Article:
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Her desert knight(6)

By:Jennifer Lewis

"You didn't miss your family."

"I didn't miss my father. He was very strict and kind of mean. I guess  I'm not the type to get hung up looking for Daddy's approval. I made  friends and moved on."

"And you've been moving on ever since."

He turned to her. "You think my nomadic lifestyle is the result of  childhood psychological trauma?" He sounded serious, but she saw a  twinkle in his eye.

She shrugged. "I don't know." She wondered what depths lay beneath his  cocky exterior. Was there a wounded little boy craving approval and  love? "Where is home for you?"

He shot her a glance with those piercing blue eyes. "Good question.  Until recently it was L.A., but I just sold my condo there. Right now  the only place I own is a house out in the desert here. I don't know if  I'd call it home since I just had it renovated, but I bought it as a  place to put down some roots and reconnect with my heritage, so maybe  I'm heading in the right direction."

"Or the wrong direction." She laughed. "Do you really think Oman is  your home now, or are you more comfortable in the United States? I feel  more of a stranger here these days than I did in New Jersey. Moving  around the world hasn't made my life easier."

"How did you end up in America when your family is still here?"

"My story's not so different from yours. I was sent to live with my  aunt in New Jersey when my mother died. The idea was that I would go to  college there then come back and work in my father's engineering firm  while pursuing a suitable husband. I don't think it occurred to my  father that I could just switch majors and stay there."

"Did he mind?"

"He went ballistic when I told him I wasn't coming back to Oman. It  took me a long time to pluck up the courage to admit that I'd majored in  art history instead of engineering. Since I paid the bill myself with  an inheritance from my mom he didn't find out until it was too late."

She saw a smile tilt the edge of Quasar's mouth. "So you're a bit of a rebel."

"Only a very tiny bit."

"I wonder." He gave her a mysterious look.

She had been a rebel in choosing to chart her own course in life. The  fact that she'd been blown right off it and ended up back here again  made her wonder about her choices. She planned on sticking closer to the  straight and narrow from now on. A degree in engineering certainly  would present a lot more employment opportunities than her currently  useless art history Ph.D.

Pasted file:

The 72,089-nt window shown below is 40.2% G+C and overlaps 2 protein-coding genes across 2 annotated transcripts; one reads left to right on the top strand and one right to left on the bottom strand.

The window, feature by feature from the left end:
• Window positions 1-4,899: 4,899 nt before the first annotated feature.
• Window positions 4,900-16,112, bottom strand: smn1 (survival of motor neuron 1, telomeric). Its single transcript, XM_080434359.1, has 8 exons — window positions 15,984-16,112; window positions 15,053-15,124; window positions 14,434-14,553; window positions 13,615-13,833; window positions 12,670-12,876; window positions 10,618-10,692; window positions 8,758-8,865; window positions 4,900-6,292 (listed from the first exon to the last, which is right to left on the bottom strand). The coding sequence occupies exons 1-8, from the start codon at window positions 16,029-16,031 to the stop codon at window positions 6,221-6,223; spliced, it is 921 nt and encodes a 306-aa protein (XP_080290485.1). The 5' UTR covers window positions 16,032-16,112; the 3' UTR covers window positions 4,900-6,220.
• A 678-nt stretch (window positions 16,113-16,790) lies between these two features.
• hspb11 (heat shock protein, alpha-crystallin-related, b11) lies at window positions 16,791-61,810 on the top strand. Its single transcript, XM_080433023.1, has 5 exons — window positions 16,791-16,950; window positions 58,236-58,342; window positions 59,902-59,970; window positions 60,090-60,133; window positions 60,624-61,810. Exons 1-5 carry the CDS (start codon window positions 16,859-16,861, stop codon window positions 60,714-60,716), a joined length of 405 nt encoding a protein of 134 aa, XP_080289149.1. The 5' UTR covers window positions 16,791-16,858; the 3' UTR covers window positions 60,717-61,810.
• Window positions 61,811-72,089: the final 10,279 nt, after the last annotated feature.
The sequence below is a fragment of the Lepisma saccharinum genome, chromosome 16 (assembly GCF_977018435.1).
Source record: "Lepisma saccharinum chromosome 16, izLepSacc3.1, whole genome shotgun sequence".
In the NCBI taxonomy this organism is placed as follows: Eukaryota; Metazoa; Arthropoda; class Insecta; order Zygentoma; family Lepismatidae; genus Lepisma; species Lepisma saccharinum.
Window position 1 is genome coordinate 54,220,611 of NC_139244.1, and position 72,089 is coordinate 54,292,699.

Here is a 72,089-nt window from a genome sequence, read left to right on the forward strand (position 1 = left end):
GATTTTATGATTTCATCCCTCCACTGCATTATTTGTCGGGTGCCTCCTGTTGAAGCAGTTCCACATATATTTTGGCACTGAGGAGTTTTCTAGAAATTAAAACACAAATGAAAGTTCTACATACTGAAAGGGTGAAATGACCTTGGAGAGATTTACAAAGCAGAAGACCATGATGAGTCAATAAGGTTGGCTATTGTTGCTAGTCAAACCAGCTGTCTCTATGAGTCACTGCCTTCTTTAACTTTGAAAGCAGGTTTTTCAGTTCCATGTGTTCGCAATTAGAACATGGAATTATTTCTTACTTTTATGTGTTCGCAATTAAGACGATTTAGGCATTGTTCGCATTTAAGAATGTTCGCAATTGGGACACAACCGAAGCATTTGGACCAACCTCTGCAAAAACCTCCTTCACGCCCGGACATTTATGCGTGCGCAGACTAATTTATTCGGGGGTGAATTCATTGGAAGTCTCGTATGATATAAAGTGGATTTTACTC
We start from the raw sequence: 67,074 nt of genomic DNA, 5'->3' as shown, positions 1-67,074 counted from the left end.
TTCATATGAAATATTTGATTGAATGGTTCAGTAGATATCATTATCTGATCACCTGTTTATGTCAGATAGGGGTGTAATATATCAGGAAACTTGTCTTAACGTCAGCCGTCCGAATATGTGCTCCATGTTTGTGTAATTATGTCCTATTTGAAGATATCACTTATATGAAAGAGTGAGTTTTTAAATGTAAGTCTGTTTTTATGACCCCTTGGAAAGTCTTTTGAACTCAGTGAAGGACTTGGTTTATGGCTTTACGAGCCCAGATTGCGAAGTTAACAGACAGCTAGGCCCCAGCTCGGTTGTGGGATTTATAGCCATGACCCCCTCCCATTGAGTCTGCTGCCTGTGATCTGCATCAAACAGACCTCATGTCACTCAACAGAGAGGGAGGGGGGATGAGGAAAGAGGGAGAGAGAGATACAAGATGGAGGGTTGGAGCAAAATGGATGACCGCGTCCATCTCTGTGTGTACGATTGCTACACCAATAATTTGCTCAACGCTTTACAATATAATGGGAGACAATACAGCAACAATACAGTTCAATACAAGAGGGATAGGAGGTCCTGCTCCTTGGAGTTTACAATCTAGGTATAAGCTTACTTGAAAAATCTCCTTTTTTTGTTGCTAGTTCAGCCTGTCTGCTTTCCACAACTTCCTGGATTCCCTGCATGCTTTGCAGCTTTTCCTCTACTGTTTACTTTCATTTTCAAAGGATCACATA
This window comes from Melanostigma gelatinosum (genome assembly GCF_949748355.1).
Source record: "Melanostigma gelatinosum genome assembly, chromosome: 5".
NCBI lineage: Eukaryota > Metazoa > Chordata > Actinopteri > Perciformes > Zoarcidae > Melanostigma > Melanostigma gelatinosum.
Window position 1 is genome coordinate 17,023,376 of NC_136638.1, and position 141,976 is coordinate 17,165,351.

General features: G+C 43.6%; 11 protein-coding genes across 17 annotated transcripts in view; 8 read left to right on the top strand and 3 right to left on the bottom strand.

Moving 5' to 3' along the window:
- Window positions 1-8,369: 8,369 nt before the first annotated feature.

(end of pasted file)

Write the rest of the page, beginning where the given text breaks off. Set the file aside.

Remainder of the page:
"We're nearly there. It's called Saliyah, after my sister-in-law Celia,  who designed the grounds and ensnared the heart of my brother Salim."

"That's so romantic." They turned on to a side road in the desert.  Spreading date palms cropped up to line the desolate road and cast lush  shade over its dusty surface.

She gasped at the sight of a large animal underneath a nearby tree. "Look, a camel."

Quasar laughed. "Salim's always complaining about them. They eat his  expensive landscaping. I figure he should just consider them part of the  scenery and worth supporting. This place has been attracting a lot of  visitors from overseas and they eat that stuff up."

The road led up to a high mud-brick wall with an elaborately carved  arch. They entered and drove around a large circular fountain, where  moving water sparkled like diamonds in the hot midday sun. Quasar helped  her out of the car and it was whisked away by a valet while she blinked  and adjusted to the bright light. They walked across a smooth courtyard  of inlaid sandstone into a shady lobby that looked like the throne room  of an ancient palace. Colorful mosaics covered the walls and lush  seating arrangements were clustered around impressive botanical  specimens. The guests were an interesting mix of glamorous Omanis and  other Arabs, their traditional garb accented with Chanel sunglasses and  Fendi handbags, and chic Europeans showing a lot of carefully suntanned  skin. Waiters served coffee and dates, and the scent of rose petals  filled the air.

"Would you like some coffee, or do you want to get right to the good stuff?"

She glanced about, feeling awkward and out of place. She didn't belong  here among these stylish and confident members of the international  elite. "I'd like to see the museum."